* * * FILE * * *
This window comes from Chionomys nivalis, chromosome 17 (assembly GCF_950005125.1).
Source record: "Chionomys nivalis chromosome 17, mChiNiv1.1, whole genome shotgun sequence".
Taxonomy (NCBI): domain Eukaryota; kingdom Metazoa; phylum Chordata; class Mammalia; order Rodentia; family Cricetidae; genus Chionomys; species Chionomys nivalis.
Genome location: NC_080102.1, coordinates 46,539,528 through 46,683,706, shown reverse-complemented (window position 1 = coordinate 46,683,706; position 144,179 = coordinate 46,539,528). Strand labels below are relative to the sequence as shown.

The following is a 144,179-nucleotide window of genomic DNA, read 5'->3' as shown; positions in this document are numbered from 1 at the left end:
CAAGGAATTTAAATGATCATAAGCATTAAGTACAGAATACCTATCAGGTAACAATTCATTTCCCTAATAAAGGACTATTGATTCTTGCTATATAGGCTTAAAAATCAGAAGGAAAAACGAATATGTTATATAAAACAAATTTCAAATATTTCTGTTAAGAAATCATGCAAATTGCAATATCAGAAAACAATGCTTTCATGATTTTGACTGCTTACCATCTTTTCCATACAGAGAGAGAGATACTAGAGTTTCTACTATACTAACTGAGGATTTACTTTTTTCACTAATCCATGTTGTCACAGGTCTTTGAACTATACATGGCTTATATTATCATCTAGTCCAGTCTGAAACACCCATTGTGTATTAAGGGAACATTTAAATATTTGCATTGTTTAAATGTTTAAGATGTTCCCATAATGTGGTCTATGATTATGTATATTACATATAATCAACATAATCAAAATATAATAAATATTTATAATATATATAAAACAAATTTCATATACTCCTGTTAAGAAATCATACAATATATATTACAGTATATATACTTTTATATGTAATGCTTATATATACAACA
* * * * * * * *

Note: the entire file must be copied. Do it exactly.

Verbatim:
This window comes from Chionomys nivalis, chromosome 17 (assembly GCF_950005125.1).
Source record: "Chionomys nivalis chromosome 17, mChiNiv1.1, whole genome shotgun sequence".
Taxonomy (NCBI): domain Eukaryota; kingdom Metazoa; phylum Chordata; class Mammalia; order Rodentia; family Cricetidae; genus Chionomys; species Chionomys nivalis.
Genome location: NC_080102.1, coordinates 46,539,528 through 46,683,706, shown reverse-complemented (window position 1 = coordinate 46,683,706; position 144,179 = coordinate 46,539,528). Strand labels below are relative to the sequence as shown.

The following is a 144,179-nucleotide window of genomic DNA, read 5'->3' as shown; positions in this document are numbered from 1 at the left end:
CAAGGAATTTAAATGATCATAAGCATTAAGTACAGAATACCTATCAGGTAACAATTCATTTCCCTAATAAAGGACTATTGATTCTTGCTATATAGGCTTAAAAATCAGAAGGAAAAACGAATATGTTATATAAAACAAATTTCAAATATTTCTGTTAAGAAATCATGCAAATTGCAATATCAGAAAACAATGCTTTCATGATTTTGACTGCTTACCATCTTTTCCATACAGAGAGAGAGATACTAGAGTTTCTACTATACTAACTGAGGATTTACTTTTTTCACTAATCCATGTTGTCACAGGTCTTTGAACTATACATGGCTTATATTATCATCTAGTCCAGTCTGAAACACCCATTGTGTATTAAGGGAACATTTAAATATTTGCATTGTTTAAATGTTTAAGATGTTCCCATAATGTGGTCTATGATTATGTATATTACATATAATCAACATAATCAAAATATAATAAATATTTATAATATATATAAAACAAATTTCATATACTCCTGTTAAGAAATCATACAATATATATTACAGTATATATACTTTTATATGTAATGCTTATATATACAACA